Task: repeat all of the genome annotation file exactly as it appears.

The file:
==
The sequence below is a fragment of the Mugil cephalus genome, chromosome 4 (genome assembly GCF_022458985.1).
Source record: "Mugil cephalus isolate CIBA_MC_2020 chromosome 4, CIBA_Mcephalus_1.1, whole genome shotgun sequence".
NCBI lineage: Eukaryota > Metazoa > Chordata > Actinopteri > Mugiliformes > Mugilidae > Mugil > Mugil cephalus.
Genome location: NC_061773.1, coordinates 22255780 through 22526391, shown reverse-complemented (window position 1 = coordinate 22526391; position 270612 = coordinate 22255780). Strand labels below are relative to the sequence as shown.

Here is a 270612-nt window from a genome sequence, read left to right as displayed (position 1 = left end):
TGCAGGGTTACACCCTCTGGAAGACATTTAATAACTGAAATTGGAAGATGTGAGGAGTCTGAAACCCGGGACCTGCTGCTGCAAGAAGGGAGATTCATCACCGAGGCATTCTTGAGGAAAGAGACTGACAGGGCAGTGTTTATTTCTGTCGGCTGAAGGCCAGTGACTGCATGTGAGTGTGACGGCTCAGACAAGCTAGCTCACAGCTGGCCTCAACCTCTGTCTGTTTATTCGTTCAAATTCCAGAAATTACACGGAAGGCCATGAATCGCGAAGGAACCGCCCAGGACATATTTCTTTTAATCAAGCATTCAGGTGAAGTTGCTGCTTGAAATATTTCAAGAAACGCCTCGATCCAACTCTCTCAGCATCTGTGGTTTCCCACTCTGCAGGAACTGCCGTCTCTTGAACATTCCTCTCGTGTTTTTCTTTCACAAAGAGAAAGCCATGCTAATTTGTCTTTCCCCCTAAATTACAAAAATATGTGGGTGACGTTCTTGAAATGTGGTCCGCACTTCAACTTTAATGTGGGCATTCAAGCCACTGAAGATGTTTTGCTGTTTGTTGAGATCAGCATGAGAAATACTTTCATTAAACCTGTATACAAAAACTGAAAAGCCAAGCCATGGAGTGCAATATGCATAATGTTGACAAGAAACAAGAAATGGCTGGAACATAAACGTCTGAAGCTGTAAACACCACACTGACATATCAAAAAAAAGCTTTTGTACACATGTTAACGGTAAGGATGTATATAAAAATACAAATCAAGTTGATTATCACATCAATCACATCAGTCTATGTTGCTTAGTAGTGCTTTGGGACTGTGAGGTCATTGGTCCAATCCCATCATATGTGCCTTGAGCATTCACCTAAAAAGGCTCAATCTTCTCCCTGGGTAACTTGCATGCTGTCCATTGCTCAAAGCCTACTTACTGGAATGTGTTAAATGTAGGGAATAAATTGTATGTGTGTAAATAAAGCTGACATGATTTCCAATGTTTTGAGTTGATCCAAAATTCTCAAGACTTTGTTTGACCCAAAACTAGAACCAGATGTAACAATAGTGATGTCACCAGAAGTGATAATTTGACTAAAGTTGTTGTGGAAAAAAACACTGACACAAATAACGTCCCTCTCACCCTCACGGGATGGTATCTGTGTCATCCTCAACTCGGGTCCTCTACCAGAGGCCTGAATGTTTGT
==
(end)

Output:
The sequence below is a fragment of the Mugil cephalus genome, chromosome 4 (genome assembly GCF_022458985.1).
Source record: "Mugil cephalus isolate CIBA_MC_2020 chromosome 4, CIBA_Mcephalus_1.1, whole genome shotgun sequence".
NCBI lineage: Eukaryota > Metazoa > Chordata > Actinopteri > Mugiliformes > Mugilidae > Mugil > Mugil cephalus.
Genome location: NC_061773.1, coordinates 22255780 through 22526391, shown reverse-complemented (window position 1 = coordinate 22526391; position 270612 = coordinate 22255780). Strand labels below are relative to the sequence as shown.

Here is a 270612-nt window from a genome sequence, read left to right as displayed (position 1 = left end):
TGCAGGGTTACACCCTCTGGAAGACATTTAATAACTGAAATTGGAAGATGTGAGGAGTCTGAAACCCGGGACCTGCTGCTGCAAGAAGGGAGATTCATCACCGAGGCATTCTTGAGGAAAGAGACTGACAGGGCAGTGTTTATTTCTGTCGGCTGAAGGCCAGTGACTGCATGTGAGTGTGACGGCTCAGACAAGCTAGCTCACAGCTGGCCTCAACCTCTGTCTGTTTATTCGTTCAAATTCCAGAAATTACACGGAAGGCCATGAATCGCGAAGGAACCGCCCAGGACATATTTCTTTTAATCAAGCATTCAGGTGAAGTTGCTGCTTGAAATATTTCAAGAAACGCCTCGATCCAACTCTCTCAGCATCTGTGGTTTCCCACTCTGCAGGAACTGCCGTCTCTTGAACATTCCTCTCGTGTTTTTCTTTCACAAAGAGAAAGCCATGCTAATTTGTCTTTCCCCCTAAATTACAAAAATATGTGGGTGACGTTCTTGAAATGTGGTCCGCACTTCAACTTTAATGTGGGCATTCAAGCCACTGAAGATGTTTTGCTGTTTGTTGAGATCAGCATGAGAAATACTTTCATTAAACCTGTATACAAAAACTGAAAAGCCAAGCCATGGAGTGCAATATGCATAATGTTGACAAGAAACAAGAAATGGCTGGAACATAAACGTCTGAAGCTGTAAACACCACACTGACATATCAAAAAAAAGCTTTTGTACACATGTTAACGGTAAGGATGTATATAAAAATACAAATCAAGTTGATTATCACATCAATCACATCAGTCTATGTTGCTTAGTAGTGCTTTGGGACTGTGAGGTCATTGGTCCAATCCCATCATATGTGCCTTGAGCATTCACCTAAAAAGGCTCAATCTTCTCCCTGGGTAACTTGCATGCTGTCCATTGCTCAAAGCCTACTTACTGGAATGTGTTAAATGTAGGGAATAAATTGTATGTGTGTAAATAAAGCTGACATGATTTCCAATGTTTTGAGTTGATCCAAAATTCTCAAGACTTTGTTTGACCCAAAACTAGAACCAGATGTAACAATAGTGATGTCACCAGAAGTGATAATTTGACTAAAGTTGTTGTGGAAAAAAACACTGACACAAATAACGTCCCTCTCACCCTCACGGGATGGTATCTGTGTCATCCTCAACTCGGGTCCTCTACCAGAGGCCTGAATGTTTGT